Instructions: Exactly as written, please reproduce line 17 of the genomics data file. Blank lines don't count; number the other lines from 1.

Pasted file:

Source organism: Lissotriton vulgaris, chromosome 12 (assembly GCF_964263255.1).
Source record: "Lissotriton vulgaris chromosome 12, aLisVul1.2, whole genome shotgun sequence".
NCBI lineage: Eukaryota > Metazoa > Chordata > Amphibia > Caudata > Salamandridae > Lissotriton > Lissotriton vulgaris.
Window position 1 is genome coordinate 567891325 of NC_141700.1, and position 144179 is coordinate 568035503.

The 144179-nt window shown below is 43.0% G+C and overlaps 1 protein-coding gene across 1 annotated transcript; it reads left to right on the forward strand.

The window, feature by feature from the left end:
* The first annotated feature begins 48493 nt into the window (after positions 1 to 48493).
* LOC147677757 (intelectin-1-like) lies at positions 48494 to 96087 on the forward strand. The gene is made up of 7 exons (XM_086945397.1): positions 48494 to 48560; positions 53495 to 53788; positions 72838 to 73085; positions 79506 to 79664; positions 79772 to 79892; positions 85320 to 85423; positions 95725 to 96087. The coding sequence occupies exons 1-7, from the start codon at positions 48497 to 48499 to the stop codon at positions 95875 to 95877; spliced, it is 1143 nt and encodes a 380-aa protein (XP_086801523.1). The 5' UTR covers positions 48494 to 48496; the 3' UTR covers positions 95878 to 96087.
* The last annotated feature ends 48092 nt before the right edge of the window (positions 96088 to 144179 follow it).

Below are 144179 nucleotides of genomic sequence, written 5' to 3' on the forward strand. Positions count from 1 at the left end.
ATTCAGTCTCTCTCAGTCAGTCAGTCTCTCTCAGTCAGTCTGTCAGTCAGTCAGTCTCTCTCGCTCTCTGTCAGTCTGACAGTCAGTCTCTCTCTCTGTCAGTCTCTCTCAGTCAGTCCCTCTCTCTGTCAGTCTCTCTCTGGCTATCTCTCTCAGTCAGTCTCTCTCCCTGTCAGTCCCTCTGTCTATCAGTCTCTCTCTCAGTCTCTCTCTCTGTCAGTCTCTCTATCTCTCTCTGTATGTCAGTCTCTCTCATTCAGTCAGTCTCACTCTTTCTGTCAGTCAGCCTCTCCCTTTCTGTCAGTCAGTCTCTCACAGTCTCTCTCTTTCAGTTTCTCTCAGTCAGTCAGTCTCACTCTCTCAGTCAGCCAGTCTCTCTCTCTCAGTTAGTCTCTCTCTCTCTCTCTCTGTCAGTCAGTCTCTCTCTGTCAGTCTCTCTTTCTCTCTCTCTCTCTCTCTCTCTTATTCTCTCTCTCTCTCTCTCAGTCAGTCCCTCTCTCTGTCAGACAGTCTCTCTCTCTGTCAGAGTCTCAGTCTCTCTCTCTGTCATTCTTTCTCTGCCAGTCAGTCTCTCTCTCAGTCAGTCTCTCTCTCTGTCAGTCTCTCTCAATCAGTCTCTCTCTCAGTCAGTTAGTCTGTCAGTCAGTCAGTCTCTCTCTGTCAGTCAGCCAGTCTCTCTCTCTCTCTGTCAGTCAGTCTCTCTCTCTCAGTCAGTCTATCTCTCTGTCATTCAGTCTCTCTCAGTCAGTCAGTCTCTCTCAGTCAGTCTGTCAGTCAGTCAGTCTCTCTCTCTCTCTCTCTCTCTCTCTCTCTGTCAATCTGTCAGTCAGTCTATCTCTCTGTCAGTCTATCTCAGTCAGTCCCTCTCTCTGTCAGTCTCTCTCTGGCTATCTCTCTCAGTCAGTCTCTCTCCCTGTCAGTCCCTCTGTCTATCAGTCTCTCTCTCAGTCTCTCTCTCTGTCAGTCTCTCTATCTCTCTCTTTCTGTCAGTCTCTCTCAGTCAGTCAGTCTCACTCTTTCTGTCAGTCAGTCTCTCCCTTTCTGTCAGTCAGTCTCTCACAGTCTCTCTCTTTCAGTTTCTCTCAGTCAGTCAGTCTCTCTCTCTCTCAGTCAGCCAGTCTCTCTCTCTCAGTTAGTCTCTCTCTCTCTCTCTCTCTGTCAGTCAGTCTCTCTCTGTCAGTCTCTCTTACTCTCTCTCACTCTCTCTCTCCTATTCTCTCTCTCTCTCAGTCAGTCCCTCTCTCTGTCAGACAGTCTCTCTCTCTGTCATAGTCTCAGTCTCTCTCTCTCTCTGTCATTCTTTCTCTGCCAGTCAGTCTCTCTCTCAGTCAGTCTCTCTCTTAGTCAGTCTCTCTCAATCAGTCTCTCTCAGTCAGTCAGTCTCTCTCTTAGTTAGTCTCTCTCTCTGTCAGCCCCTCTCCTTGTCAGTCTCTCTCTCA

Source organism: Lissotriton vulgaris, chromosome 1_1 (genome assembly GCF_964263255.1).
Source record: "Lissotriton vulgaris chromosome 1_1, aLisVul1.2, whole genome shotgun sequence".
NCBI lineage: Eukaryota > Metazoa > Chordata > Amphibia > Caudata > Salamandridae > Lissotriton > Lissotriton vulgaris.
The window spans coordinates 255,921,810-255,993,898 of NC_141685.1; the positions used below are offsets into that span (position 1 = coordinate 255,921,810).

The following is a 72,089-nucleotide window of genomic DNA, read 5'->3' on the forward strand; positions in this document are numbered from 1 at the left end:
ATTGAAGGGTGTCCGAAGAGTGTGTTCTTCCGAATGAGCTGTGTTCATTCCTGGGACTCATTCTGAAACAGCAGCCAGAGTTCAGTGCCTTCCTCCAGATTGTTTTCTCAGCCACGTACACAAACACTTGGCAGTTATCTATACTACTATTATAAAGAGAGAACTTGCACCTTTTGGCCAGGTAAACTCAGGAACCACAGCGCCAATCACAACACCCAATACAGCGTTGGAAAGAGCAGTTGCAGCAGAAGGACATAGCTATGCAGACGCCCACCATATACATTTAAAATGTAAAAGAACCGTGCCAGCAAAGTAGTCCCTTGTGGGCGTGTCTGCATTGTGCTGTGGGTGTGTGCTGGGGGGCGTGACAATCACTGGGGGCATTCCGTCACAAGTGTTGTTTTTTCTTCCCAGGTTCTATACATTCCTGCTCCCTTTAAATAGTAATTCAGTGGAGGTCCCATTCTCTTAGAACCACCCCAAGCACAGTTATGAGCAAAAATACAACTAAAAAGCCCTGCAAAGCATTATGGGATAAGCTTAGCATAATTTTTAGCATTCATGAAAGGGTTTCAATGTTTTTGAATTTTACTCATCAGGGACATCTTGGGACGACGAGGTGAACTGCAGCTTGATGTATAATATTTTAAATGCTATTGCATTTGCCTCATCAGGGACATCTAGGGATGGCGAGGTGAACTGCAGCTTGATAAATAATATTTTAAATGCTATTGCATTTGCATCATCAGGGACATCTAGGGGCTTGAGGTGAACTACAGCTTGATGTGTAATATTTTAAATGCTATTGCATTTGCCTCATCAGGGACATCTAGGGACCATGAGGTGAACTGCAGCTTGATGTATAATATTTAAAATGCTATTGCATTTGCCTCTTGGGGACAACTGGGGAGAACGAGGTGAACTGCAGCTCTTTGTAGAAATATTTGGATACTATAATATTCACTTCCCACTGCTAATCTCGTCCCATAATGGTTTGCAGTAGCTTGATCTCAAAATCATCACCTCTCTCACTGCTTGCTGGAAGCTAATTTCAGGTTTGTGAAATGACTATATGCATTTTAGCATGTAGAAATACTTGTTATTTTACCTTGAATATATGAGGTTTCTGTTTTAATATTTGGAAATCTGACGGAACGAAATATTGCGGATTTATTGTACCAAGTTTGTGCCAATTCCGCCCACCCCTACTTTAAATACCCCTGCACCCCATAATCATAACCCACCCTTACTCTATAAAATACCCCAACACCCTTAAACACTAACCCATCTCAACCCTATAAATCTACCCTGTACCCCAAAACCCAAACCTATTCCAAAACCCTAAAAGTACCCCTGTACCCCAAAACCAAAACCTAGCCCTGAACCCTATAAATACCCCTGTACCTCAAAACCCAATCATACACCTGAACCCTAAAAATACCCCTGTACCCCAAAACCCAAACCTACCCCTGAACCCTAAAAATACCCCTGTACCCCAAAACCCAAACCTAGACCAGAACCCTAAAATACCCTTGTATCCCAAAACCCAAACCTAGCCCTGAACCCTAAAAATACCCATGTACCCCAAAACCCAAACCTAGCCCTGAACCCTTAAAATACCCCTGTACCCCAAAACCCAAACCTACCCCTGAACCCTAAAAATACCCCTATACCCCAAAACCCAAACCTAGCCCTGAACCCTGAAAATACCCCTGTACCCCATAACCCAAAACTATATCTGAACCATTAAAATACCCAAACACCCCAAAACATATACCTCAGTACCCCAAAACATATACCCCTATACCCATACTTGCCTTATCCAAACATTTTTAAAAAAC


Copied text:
ATTGAAGGGTGTCCGAAGAGTGTGTTCTTCCGAATGAGCTGTGTTCATTCCTGGGACTCATTCTGAAACAGCAGCCAGAGTTCAGTGCCTTCCTCCAGATTGTTTTCTCAGCCACGTACACAAACACTTGGCAGTTATCTATACTACTATTATAAAGAGAGAACTTGCACCTTTTGGCCAGGTAAACTCAGGAACCACAGCGCCAATCACAACACCCAATACAGCGTTGGAAAGAGCAGTTGCAGCAGAAGGACATAGCTATGCAGACGCCCACCATATACATTTAAAATGTAAAAGAACCGTGCCAGCAAAGTAGTCCCTTGTGGGCGTGTCTGCATTGTGCTGTGGGTGTGTGCTGGGGGGCGTGACAATCACTGGGGGCATTCCGTCACAAGTGTTGTTTTTTCTTCCCAGGTTCTATACATTCCTGCTCCCTTTAAATAGTAATTCAGTGGAGGTCCCATTCTCTTAGAACCACCCCAAGCACAGTTATGAGCAAAAATACAACTAAAAAGCCCTGCAAAGCATTATGGGATAAGCTTAGCATAATTTTTAGCATTCATGAAAGGGTTTCAATGTTTTTGAATTTTACTCATCAGGGACATCTTGGGACGACGAGGTGAACTGCAGCTTGATGTATAATATTTTAAATGCTATTGCATTTGCCTCATCAGGGACATCTAGGGATGGCGAGGTGAACTGCAGCTTGATAAATAATATTTTAAATGCTATTGCATTTGCATCATCAGGGACATCTAGGGGCTTGAGGTGAACTACAGCTTGATGTGTAATATTTTAAATGCTATTGCATTTGCCTCATCAGGGACATCTAGGGACCATGAGGTGAACTGCAGCTTGATGTATAATATTTAAAATGCTATTGCATTTGCCTCTTGGGGACAACTGGGGAGAACGAGGTGAACTGCAGCTCTTTGTAGAAATATTTGGATACTATAATATTCACTTCCCACTGCTAATCTCGTCCCATAATGGTTTGCAGTAGCTTGATCTCAAAATCATCACCTCTCTCACTGCTTGCTGGAAGCTAATTTCAGGTTTGTGAAATGACTATATGCATTTTAGCATGTAGAAATACTTGTTATTTTACCTTGAATATATGAGGTTTCTGTTTTAATATTTGGAAATCTGACGGAACGAAATATTGCGGATTTATTGTACCAAGTTTGTGCCAATTCCGCCCACCCCTACTTTAAATACCCCTGCACCCCATAATCATAACCCACCCTTACTCTATAAAATACCCCAACACCCTTAAACACTAACCCATCTCAACCCTATAAATCTACCCTGTACCCCAAAACCCAAACCTATTCCAAAACCCTAAAAGTACCCCTGTACCCCAAAACCAAAACCTAGCCCTGAACCCTATAAATACCCCTGTACCTCAAAACCCAATCATACACCTGAACCCTAAAAATACCCCTGTACCCCAAAACCCAAACCTACCCCTGAACCCTAAAAATACCCCTGTACCCCAAAACCCAAACCTAGACCAGAACCCTAAAATACCCTTGTATCCCAAAACCCAAACCTAGCCCTGAACCCTAAAAATACCCATGTACCCCAAAACCCAAACCTAGCCCTGAACCCTTAAAATACCCCTGTACCCCAAAACCCAAACCTACCCCTGAACCCTAAAAATACCCCTATACCCCAAAACCCAAACCTAGCCCTGAACCCTGAAAATACCCCTGTACCCCATAACCCAAAACTATATCTGAACCATTAAAATACCCAAACACCCCAAAACATATACCTCAGTACCCCAAAACATATACCCCTATACCCATACTTGCCTTATCCAAACATTTTTAAAAAAC